# Understanding series resistors

In an electrical circuit, engineers connect the components inside either series or parallel to make a range of useful circuits. With this, we can calculate the voltage, current, and resistance in the circuits. These resistors are said to be connected head-to-tail when in series, and the equivalent overall resistance is the sum of the individual resistance values. In this article, you’ll get to know about the circuit, equation, voltage, applications, and some examples of resistors in series. Read more: Different types of resistors

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## Resistors in series

Resistors are said to be in series when due to their chain arrangement in a single line. This results in a common current passing through them. Here, individual resistors can be connected together in either a series connection. A parallel connection or combinations of both series and parallel can be achieved to produce a more complex resistor network. In the connection, the equivalent resistance is the mathematical combination of the individual resistors connected together.

Note, a resistor is not only a fundamental electronic component used to convert a voltage to a current or a current to a voltage. However, by adjusting its value correctly, a different weighting can be placed onto the converted current and/or the voltage. This is why it can be used in voltage reference circuits and applications. Resistors in series or complicated resistor networks may be replaced by one single equivalent resistor, REQ or impedance, ZEQ. You should know, no matter what the combination or complexity of the resistor network can be, all resistors obey the same basic rules just as stated by Ohm’s law and Kirchhoff’s Circuit Laws.

Furthermore, on the current passing through the circuit, the current flowing through the resistors is common. This is because the current that flows through one resistor must also flow through the others since it flows through only one path. Then, we can say, the amount of current that flows through a set of resistors in series is the same at all points in a series resistor network.

For example, the resistors R1, R2, and R3 are all connected together in series between points A and B with a common current, I flowing through them.

#### Diagram of series resistors: ## Applications of series resistors

Within a circuit board, the applications of series resistors are so vast since they can be used to produce different voltages across themselves. These types of resistor networks are also useful for producing voltage divider networks. If one of the resistors in the voltage divider circuit is replaced with a sensor such as a thermistor, light-dependent resistor (LDR), or a switch, conversion of an analog quantity being sensed into a suitable electrical signal which has the ability to be measured.

## Series resistor circuit

Just as earlier mentioned, as the resistors are connected together in series the same current passes through each resistor in the chain. The total resistance, RT of the circuit must be equal to the sum of all the various resistors added together. By taking the individual values of the resistors, the total equivalent resistance, REQ can be given as:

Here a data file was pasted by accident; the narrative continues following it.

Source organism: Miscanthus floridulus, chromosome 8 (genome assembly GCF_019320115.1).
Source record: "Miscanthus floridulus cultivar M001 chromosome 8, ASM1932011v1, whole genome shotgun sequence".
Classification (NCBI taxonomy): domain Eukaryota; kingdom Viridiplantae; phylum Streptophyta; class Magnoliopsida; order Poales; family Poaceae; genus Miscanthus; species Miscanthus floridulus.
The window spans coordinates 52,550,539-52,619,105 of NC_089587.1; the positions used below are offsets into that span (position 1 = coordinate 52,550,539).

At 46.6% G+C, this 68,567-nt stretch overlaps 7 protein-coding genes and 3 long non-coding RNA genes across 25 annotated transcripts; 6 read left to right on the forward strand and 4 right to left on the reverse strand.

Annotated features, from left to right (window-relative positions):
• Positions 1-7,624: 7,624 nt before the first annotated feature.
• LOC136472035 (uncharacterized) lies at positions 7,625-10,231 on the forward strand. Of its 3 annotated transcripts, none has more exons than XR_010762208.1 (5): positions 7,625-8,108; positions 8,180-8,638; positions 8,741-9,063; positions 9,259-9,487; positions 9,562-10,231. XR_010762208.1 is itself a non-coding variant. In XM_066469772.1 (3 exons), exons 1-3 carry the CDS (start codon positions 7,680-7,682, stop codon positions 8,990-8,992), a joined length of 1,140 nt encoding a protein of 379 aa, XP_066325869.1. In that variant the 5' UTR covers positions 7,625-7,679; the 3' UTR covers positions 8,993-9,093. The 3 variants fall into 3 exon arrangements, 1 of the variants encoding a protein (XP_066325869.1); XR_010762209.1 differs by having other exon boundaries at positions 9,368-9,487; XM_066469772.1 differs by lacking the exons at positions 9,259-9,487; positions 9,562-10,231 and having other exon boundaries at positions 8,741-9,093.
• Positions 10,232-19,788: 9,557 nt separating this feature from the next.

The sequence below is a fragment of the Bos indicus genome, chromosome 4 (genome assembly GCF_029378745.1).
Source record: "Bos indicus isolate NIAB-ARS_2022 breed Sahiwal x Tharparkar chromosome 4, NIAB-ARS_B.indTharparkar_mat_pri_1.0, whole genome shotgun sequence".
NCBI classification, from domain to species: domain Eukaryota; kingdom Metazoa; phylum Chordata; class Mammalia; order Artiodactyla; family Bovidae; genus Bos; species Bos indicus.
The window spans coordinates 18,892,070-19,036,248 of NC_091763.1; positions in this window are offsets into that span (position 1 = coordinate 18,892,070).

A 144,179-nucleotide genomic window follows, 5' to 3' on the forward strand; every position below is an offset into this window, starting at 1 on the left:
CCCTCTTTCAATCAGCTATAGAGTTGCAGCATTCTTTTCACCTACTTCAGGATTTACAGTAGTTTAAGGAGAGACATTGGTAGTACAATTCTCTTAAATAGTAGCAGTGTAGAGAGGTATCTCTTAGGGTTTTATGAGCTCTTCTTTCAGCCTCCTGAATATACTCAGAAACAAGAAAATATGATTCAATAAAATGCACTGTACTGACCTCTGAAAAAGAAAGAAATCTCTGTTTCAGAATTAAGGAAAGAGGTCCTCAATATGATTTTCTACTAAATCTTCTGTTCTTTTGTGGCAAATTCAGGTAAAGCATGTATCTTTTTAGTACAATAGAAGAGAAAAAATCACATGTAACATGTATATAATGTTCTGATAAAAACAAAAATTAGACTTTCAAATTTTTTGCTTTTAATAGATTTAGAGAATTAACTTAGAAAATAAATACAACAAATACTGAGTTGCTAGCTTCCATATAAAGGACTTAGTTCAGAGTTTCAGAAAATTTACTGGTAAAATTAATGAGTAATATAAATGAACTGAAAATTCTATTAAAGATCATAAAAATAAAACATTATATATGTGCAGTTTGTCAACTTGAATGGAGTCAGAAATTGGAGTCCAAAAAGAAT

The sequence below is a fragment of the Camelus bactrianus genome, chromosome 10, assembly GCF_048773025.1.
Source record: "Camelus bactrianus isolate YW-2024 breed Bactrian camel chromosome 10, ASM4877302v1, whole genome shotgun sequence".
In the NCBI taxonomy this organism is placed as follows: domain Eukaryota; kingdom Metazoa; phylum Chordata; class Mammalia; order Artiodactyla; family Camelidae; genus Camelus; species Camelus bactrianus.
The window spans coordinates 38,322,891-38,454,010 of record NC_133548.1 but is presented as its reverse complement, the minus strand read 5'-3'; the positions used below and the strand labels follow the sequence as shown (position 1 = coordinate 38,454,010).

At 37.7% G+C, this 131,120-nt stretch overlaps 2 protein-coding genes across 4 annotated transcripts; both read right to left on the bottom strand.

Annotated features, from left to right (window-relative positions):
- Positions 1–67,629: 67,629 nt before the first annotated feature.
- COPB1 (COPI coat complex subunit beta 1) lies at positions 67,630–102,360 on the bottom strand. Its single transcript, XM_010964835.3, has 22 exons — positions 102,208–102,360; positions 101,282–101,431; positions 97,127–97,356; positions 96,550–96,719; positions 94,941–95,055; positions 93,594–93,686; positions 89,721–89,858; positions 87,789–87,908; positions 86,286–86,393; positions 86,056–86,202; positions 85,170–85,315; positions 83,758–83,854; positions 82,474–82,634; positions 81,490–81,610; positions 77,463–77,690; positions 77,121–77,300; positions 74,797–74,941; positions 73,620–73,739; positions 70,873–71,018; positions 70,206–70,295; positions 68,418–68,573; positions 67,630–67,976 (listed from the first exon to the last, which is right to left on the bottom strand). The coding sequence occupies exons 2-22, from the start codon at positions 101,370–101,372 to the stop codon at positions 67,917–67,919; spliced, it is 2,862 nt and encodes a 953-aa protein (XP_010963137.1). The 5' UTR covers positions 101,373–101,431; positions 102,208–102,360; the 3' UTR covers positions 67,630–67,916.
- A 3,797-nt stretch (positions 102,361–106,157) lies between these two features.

REQ = R1 + R2 + R3 = 1kΩ + 2kΩ + 6kΩ = 9kΩ

Read more: Understanding wire wound resistor

Now you can see how the three individual resistors can be replaced with just one single equivalent resistor that has the value of 9kΩ.

In a case where four, five or more resistors are all connected together in a series circuit, the total or equivalent resistance of the circuit, RT would still be the sum of all the individual resistors connected together and the more resistor added to the series, the greater the equivalent resistance. The equivalent resistance is generally known as total resistance and it can be defined as “a single value of resistance that can replace any number of resistors in series without altering the values of the current or the voltage in the circuit.

## Equation of series equation

The equation is given for calculating the total resistance of the circuit when connecting together resistor in series:

Rtotal = R1 + R2 + R3 + … Rn etc.

You should know that the total or equivalent resistance, RT has the same effect on the circuit as the original combination of resistors. This is because it is the algebraic sum of the individual resistances. If two resistances or impedances in series are equal and of the same value, then the total, or equivalent resistance is equal to twice the value of one resistor. In other words, it is equal to 2R and for three equal resistors in series, 3R, etc.

Also, if two resistors or impedances in series are unequal and of different values, then the total or equivalent resistance, RT is equal to the mathematical sum of the two resistances. That is equal to R1 + R2. If there are three or more unequal (or equal) resistors are connected in series then the equivalent resistance is R1 + R2 + R3 +…, etc.

## A voltage of series resistors

In a series-connected resistor, the voltage across each one follows different rules to that of series current. We understand that the total supply voltage across the resistors is equal to the sum of the potential differences across R1, R2, and R3.

VAB = VR1 + VR2 + VR3 = 9V.

Using Ohm’s Law, the voltage across the individual resistors can be calculated as:

Voltage across R1 = IR1 = 1mA x 1kΩ = 1V

Voltage across R2 = IR2 = 1mA x 2kΩ = 2V

Voltage across R3 = IR3 = 1mA x 6kΩ = 6V

Given a total voltage VAB of (1V + 2V + 6V) = 9V which is equal to the value of the supply voltage. with this, the sum of the potential differences across the resistors is equal to the total potential difference across the combination and 9V. The equation given for calculating the total voltage in a series circuit which is the sum of all the individual voltages added together is given as:

VTotal = VR1 + VR2 + VR3 + …+ VN